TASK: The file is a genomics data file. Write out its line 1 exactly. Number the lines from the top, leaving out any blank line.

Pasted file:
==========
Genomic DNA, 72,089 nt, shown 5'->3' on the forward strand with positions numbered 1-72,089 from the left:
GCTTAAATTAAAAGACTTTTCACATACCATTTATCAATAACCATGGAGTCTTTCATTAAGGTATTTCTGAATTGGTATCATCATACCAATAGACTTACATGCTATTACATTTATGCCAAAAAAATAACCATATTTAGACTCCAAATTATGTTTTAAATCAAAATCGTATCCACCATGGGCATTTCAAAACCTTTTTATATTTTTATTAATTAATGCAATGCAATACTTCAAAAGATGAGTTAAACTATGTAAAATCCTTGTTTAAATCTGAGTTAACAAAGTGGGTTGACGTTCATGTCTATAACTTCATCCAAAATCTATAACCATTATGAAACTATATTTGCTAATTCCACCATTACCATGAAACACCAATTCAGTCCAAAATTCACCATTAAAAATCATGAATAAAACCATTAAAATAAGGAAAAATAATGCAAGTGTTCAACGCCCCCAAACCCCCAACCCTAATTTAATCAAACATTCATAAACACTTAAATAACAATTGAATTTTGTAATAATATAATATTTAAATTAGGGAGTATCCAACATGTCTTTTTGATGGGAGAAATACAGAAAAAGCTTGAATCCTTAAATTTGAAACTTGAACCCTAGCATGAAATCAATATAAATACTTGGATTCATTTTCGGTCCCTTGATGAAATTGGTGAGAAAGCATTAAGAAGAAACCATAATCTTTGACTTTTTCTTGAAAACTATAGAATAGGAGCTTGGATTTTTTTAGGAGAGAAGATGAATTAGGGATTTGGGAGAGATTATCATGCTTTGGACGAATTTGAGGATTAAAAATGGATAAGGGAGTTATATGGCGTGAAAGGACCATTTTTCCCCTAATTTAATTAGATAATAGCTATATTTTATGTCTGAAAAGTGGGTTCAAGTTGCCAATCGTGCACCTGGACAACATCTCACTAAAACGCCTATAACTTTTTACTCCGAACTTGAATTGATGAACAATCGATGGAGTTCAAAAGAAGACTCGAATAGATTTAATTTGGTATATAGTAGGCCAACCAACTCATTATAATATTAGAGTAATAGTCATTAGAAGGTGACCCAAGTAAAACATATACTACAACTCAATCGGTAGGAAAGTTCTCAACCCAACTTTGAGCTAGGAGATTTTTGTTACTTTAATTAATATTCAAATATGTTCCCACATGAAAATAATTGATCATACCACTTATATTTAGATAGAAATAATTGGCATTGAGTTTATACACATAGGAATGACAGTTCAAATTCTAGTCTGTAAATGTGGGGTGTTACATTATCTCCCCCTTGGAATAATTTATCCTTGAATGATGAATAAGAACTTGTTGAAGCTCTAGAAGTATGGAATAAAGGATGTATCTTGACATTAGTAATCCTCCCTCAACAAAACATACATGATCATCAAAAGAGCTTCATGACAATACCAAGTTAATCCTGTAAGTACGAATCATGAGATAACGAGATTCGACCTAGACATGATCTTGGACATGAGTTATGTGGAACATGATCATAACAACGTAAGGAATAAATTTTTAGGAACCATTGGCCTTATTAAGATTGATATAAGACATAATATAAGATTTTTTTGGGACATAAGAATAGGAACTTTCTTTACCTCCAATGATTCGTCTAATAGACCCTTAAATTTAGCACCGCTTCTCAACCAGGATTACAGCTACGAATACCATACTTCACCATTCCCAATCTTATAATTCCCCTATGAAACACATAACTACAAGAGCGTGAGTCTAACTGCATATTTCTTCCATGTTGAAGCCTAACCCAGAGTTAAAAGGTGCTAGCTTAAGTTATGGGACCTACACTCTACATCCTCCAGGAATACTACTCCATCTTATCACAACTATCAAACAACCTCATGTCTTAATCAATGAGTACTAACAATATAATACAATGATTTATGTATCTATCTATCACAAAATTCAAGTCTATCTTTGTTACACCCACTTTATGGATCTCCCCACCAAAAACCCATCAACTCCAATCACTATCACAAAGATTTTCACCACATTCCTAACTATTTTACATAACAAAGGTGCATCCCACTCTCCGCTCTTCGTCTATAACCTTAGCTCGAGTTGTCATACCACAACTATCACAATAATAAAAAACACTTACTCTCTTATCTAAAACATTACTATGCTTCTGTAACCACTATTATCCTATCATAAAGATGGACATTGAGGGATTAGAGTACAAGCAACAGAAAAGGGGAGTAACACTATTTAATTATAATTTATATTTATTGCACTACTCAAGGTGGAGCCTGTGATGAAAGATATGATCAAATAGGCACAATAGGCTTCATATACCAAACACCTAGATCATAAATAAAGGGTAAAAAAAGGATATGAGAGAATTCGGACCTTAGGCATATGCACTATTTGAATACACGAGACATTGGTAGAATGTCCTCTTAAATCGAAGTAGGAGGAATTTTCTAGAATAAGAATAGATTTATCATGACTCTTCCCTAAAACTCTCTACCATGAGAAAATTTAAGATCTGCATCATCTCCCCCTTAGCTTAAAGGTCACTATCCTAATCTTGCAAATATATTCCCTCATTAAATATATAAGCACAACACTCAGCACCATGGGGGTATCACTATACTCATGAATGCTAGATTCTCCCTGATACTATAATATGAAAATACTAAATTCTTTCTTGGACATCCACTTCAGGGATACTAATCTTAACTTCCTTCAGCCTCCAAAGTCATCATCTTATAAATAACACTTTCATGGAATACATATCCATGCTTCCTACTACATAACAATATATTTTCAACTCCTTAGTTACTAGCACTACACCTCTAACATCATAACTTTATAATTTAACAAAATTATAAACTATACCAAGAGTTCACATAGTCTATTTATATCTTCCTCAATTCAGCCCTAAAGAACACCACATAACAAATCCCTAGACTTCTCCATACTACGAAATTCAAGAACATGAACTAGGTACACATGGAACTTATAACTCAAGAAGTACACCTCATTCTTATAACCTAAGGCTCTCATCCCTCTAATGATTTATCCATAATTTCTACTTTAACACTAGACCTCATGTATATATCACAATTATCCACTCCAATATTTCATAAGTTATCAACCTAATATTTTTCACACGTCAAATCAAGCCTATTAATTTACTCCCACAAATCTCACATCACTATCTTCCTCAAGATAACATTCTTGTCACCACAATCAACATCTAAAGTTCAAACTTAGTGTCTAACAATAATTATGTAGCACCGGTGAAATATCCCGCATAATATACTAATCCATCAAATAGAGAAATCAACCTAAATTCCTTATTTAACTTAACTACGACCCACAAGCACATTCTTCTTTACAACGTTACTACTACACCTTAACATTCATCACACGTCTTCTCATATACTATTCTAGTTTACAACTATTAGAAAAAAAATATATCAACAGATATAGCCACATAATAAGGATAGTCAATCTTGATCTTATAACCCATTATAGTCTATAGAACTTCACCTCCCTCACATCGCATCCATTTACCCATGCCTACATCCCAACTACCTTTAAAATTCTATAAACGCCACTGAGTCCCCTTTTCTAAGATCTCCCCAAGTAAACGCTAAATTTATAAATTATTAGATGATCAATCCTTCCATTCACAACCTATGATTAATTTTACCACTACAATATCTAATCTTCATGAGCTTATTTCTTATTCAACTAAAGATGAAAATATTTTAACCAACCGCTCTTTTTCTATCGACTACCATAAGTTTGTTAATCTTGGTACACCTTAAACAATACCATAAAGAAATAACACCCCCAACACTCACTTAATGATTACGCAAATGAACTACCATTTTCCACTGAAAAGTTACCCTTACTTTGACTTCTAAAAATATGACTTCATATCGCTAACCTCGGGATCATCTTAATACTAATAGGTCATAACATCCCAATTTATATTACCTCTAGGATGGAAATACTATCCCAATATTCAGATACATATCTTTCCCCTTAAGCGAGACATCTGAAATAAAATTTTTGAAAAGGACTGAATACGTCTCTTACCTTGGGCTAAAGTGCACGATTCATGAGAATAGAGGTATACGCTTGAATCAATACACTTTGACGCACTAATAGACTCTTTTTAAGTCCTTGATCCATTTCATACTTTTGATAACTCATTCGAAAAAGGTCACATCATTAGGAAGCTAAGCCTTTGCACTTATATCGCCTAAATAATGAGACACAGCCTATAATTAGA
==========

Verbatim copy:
Genomic DNA, 72,089 nt, shown 5'->3' on the forward strand with positions numbered 1-72,089 from the left: